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Dr Ellery Mayence
- Research Scientist (Restoration Ecology)
Kings Park and Botanic Garden
Fraser Avenue West Perth Western Australia 6005
- (+61 8) 9480 3622
- (+61 8) 9480 3641
- Arid zone mine site rehabilitation and restoration
- Coastal zone restoration and management
- Wetland ecology, restoration and management
- Plant and soil interactions
AB, Geography with Geology minor, University of North Carolina at Chapel Hill, 1999
MEM, Resource Ecology, Duke University, 2003
PhD, Conservation Biology, University of New Orleans, 2007
2011 – Present. Research Scientist, Kings Park and Botanic Garden, Botanic Gardens and Parks Authority, and Adjunct Lecturer, University of Western Australia (Perth, Western Australia)
2010 – 2011. Restoration Ecologist, H.T. Harvey and Associates Ecological Consultants (Los Gatos, California)
2007 – 2010. Post-Doctoral Research Fellow, CSIRO Plant Industry (Canberra, Australia Capital Territory)
2005 – 2007. Science to Achieve Results (STAR) Fellow, United States Environmental Protection Agency and University of New Orleans (New Orleans, Louisiana)
Borrow site restoration within the Shark Bay World Heritage Area (primary investigator). This project is a multi-year collaboration between Kings Park and Botanic Garden and Shark Bay Resources, an evaporative solar salt facility based at Useless Loop, Western Australia. The project aims to identify factors influencing vegetation establishment in disturbed arid coastal settings and increase Shark Bay Resources’ restoration capabilities, particularly site preparation, seed delivery, and seedling growth and establishment.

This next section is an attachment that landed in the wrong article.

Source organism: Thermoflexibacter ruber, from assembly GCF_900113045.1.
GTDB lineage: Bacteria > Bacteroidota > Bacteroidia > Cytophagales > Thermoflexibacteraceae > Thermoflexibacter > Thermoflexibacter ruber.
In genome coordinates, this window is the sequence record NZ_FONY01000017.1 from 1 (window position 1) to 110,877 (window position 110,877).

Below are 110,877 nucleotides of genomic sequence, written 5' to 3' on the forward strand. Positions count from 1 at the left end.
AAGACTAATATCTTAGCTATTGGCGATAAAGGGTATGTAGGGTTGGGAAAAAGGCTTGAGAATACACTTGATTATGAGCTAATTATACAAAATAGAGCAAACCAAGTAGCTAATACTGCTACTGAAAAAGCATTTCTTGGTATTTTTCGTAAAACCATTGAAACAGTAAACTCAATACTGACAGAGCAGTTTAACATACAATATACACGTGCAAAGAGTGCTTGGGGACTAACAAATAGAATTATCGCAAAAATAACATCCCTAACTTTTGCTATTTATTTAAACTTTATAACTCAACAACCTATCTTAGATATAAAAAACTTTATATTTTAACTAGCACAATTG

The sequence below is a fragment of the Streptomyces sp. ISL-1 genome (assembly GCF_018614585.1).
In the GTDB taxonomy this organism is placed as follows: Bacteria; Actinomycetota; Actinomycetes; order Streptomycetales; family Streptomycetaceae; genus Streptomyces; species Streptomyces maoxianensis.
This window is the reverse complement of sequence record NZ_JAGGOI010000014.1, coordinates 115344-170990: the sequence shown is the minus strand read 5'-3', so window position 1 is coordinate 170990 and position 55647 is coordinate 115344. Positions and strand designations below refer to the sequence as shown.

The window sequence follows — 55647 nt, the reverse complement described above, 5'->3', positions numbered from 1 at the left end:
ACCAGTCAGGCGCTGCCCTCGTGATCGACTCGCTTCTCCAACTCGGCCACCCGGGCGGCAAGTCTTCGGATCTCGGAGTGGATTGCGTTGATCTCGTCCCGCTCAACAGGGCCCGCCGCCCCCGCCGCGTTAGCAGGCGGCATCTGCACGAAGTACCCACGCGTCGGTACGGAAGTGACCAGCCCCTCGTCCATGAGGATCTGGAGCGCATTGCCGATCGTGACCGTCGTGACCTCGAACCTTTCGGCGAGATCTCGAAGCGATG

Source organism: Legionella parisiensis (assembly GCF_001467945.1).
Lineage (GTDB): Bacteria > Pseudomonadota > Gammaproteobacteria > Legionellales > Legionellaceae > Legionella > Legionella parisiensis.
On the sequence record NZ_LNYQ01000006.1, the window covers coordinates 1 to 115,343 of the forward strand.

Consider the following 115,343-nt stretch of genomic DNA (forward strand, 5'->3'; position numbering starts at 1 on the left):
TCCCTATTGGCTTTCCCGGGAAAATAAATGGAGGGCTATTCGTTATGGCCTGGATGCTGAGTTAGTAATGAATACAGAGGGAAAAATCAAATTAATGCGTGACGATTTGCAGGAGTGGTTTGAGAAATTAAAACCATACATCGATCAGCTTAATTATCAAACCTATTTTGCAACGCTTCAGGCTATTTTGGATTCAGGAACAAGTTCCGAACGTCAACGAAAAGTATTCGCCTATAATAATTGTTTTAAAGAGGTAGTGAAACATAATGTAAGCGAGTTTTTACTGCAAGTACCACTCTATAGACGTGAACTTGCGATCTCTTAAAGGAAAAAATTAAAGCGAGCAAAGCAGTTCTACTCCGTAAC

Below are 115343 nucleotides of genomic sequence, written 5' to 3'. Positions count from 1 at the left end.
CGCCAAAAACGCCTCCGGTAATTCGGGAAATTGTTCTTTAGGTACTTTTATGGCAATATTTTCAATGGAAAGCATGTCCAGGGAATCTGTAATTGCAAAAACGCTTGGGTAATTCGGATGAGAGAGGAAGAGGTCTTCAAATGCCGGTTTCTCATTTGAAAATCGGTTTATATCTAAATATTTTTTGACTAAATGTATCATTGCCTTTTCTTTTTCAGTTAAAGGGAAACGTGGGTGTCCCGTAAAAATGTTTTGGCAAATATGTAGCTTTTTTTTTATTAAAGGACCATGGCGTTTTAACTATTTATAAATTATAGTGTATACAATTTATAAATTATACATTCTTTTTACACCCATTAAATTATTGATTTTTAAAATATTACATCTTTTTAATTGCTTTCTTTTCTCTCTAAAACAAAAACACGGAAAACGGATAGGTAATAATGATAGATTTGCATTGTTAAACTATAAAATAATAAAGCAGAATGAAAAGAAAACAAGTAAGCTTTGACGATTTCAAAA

Mine site vegetation restoration in the Midwest of WA (supporting role). This is a multi-year collaboration between Kings Park and Botanic Garden and the Sinosteel Midwest Corporation. The project is being lead by Drs Lucy Commander (seed ecologist) and Luis Mereno Martin (ecohydrologist) of Kings Park and Botanic Garden, with field sites in banded iron formations of the Koolanooka and Blue Hills ranges. This project aims to identify the suitability of various growth media for seed germination and seedling growth and establishment, as well as the restoration of a threatened ecological community.
Mine site rehabilitation in the Great Sandy Desert, Western Australia (supporting role). This is a two-year collaborative investigation between Kings Park and Botanic Garden and Birla Nifty (Aditya Birla Minerals) Copper Mine lead by restoration ecologist Dr Peter Golos. The aims of this study are to evaluate different growth media (e.g., waste rock) and identify their suitability for seed germination and seedling growth and establishment, and develop protocols for restoring locally significant plant communities in areas with a long and varied disturbance history.
Mayence, C. E., and M. W. Hester. 2011. Assessment of a multi-species planting approach for restoring thick-mat floating marsh, Louisiana, USA. Restoration Ecology 19(2):216-224.
Mayence, C. E., Marshall, D. J., and R. C. Godfree. 2010. Hydrologic and mechanical control for an invasive wetland plant, Juncus ingens, and implications for managing Murray River floodplain wetlands, Australia. Wetlands Ecology and Management 18(6):717-730.
Mayence, C. E., and M. W. Hester. 2010. Growth and allocation by a keystone wetland plant, Panicum hemitomon, and implications for managing and rehabilitating coastal freshwater marshes, Louisiana, USA. Wetlands Ecology and Management 18(2): 149-163.
Mayence, C. E., and M. W. Hester. 2005. Study examines techniques for restoring maidencane-dominated thick-mat floating marsh (Louisiana). Ecological Restoration 23(4):272-273.